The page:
The Garden of Dreams

A family day out is real rarity in our household. We are currently all living on the same continent, which is a bonus, but that hasn’t always been the case.  They always say you should feel proud as a parent that you’ve given your fledglings the confidence to flap their wings and fly away – but I do sometimes wish they hadn’t flown quite so far  (although to be fair to our children we  have done our own fair share of flying in the past). With our elder daughter on sabbatical from her job in Budapest and working in London for three weeks, we took the opportunity to meet up for some quality time together, plans which  included a visit Hampton Court Flower Show on one of the hottest days of the year.

My house in the UK has a fairly compact garden, but after spending a large part of the last nine years or so living in rented apartments overseas, I value my own personal outdoor space. I’d like more, but  that’s because I look back through my rose tinted spectacles to the days when we had a third of an acre plot, complete with our own bluebell wood and children who needed trampolines, pop-up pools and wendy houses. Those days are gone – and so has the industrial-sized lawnmower. It’s not a question of quantity, but quality.

I still watch Gardeners World, I grow my own herbs and salad veg, albeit in high-rise containers to defy the slugs. I have a choice of seating areas, where I can chill out with a book in dappled shade or full-sun;  we even have a pint-sized pond. I’ve crammed my borders full of plants to attract butterflies and ungrateful bees (I was recently stung), and we have visiting hedgehogs. It’s a little oasis.

Hampton Court was packed, and parched, and all around us elderly ladies were collapsing from the heat, but we viewed the show gardens and marvelled not just at the seemingly effortless planting, but at sunken seating areas and outdoor entertaining spaces, wondering if we too could find room in our postage stamp plot for that leather-look hot tub complete with wooden surround (surely we could?) as well as a circular shed to house a fully stocked cocktail bar…

While our young ladies revived themselves with Pimms, Mr T and I wandered around looking for further inspiration. I’ve now found the perfect solution to keeping occupied during long winter evenings when the great outdoors is out of bounds.  We don’t need a bigger garden – we can create horticultural masterpieces from the comfort of our own settee. A knitting project for me, and a lego one for him.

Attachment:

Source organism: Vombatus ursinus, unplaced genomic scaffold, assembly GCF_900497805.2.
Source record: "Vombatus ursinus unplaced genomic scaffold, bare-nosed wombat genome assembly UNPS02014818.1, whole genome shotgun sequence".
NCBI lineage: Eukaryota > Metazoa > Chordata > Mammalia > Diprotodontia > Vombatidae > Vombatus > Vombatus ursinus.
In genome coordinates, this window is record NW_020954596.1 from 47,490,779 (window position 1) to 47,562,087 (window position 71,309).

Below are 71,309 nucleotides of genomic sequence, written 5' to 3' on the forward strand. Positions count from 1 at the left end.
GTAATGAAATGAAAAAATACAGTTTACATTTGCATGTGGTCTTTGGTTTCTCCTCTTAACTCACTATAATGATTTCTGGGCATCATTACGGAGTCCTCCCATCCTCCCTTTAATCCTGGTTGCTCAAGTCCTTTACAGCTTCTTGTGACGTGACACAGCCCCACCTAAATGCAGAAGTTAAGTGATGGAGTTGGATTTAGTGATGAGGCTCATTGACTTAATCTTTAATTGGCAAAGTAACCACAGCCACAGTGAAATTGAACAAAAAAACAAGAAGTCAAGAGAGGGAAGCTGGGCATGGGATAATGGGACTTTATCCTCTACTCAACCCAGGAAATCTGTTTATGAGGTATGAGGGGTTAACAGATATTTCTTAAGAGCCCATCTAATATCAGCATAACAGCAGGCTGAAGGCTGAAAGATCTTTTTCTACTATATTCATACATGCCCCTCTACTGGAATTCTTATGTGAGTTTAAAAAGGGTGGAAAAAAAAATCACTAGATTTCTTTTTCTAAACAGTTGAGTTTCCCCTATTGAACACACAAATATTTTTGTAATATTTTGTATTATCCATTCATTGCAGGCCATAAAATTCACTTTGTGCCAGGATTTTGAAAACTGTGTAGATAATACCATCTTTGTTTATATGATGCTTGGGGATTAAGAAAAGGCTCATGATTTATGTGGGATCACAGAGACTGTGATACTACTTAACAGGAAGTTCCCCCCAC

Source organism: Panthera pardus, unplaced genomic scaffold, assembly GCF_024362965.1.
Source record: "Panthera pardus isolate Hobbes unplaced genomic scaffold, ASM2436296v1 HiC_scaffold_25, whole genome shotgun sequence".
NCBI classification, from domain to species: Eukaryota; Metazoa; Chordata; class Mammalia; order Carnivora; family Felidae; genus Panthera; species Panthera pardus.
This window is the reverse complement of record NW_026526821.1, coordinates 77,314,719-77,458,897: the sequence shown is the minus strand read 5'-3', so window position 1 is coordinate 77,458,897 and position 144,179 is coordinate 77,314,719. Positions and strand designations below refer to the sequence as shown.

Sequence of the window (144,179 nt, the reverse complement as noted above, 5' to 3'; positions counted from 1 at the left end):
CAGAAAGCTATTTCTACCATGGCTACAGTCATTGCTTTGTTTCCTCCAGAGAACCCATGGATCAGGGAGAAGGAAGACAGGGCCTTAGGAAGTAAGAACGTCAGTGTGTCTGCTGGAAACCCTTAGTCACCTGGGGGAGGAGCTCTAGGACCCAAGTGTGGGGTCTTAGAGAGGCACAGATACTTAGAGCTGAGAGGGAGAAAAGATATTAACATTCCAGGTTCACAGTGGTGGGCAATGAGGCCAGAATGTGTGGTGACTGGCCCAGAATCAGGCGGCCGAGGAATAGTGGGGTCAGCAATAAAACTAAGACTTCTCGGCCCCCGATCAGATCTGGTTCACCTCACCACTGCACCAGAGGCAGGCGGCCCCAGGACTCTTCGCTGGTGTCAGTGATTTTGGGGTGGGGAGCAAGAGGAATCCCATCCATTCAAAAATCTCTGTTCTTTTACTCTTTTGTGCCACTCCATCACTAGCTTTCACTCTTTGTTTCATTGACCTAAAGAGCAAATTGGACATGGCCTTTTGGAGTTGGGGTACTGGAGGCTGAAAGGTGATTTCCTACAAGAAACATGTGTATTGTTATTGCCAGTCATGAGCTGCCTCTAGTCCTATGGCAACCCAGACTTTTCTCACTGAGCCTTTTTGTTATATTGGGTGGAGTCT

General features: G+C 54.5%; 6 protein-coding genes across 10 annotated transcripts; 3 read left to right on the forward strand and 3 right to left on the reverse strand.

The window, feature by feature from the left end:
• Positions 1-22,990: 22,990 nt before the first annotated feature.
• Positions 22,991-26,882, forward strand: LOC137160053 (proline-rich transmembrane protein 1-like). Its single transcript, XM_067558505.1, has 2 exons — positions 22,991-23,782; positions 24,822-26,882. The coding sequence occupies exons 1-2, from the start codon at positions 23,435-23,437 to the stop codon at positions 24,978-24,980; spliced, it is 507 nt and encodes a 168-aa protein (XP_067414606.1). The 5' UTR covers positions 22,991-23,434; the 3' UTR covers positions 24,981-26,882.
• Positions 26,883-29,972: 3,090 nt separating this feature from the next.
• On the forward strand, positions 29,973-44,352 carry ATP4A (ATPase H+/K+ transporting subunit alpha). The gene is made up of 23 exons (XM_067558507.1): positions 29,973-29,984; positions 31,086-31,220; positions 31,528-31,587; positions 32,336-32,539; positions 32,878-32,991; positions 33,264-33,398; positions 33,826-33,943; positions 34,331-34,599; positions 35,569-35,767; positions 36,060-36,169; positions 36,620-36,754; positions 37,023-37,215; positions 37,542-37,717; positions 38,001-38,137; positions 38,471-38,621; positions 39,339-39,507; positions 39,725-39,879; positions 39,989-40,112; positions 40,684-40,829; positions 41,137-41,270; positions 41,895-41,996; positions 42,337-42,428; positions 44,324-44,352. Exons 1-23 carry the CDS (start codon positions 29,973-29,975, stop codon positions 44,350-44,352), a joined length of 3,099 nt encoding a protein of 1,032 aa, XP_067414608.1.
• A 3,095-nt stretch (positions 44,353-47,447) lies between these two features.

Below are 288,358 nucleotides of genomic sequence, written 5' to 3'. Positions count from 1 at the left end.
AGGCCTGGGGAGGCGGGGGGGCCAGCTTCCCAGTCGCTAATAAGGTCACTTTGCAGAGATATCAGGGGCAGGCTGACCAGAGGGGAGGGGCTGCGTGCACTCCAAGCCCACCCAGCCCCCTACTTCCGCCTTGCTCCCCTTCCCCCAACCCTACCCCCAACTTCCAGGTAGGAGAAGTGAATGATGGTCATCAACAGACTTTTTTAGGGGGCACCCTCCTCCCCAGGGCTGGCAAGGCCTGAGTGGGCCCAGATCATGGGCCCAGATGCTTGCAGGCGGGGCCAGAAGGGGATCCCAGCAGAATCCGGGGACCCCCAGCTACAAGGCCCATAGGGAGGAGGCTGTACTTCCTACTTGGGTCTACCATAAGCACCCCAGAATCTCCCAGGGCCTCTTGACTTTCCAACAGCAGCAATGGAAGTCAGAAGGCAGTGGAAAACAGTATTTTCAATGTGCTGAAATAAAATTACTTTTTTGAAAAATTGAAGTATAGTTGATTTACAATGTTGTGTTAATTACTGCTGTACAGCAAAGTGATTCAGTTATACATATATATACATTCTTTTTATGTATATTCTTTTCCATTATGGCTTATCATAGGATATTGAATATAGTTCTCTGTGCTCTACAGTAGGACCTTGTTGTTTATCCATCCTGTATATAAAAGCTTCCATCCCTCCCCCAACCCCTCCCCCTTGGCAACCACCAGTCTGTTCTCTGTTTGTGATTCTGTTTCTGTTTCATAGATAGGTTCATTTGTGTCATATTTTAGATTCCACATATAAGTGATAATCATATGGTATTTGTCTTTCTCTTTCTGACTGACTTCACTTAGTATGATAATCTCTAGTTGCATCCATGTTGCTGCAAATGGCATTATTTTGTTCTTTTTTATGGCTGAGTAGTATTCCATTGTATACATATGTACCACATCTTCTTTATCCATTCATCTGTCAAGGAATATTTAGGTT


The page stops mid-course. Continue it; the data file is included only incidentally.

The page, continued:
But of course the best part of the day was being together – so that the kids could squabble just like they did when we all lived under one roof. To be fair my girls get on a lot better when they live apart, there is some truth in that old adage that absence makes the heart grow fonder.

A day out anywhere provides inspiration for a writer, characters, settings, planting schemes, I soaked it all up. Even if I can’t recreate those show gardens in my own backyard, I can certainly transplant the ideas into my next book – The Garden of (My) Dreams….watch this space!

Guest Post by Jane Bwye

This week fellow author Jane Bwye joins me to discuss her favourite ‘comfort reads’.


Thank you for having me, Rosie.

I don’t know if I’d call them “comfort reads”, and I’ve had to think a bit before making my final choices, based roughly on the number of times I can sort-of remember reading them. The truth is, it’s several years since I’ve opened the pages of any of them. But your invitation has reminded me.

I am an utter romantic at heart, and although I’ve never been to Russia, Boris Pasternak’s Doctor Zhivago has been my favourite read for as long as I can remember. As a sixteen-year-old, I read it a few times, then in 1965 I saw the film, and because in this rare case the film is every bit as good as the book, I now think of both, when re-visiting either. And that haunting music never fails to stir my soul.


You definitely cannot class Anna Sewell’s Black Beauty as a comfort read. I first read it way back before my teens and could never resist the temptation to repeat the exquisite torture again and again, barely able to see the words on the page through my tears. I have always been crazy about horses, which doesn’t help. I picked it up again about six years ago, as I’d come to live in Sussex where the book is set. To my shame, even in later life, the tears spoiled the pages and I was devastated that it could still affect me so much.


My mother introduced me to Nevil Shute at an early age, and Australia has been part of my dreams ever since. When I came across The Thorn Birds by Colleen McCulloch, I was in seventh heaven. I remember first reading it from cover to cover twice through without a pause, and a copy still graces my book shelves, ready for whenever I feel like a bit of self-indulgence.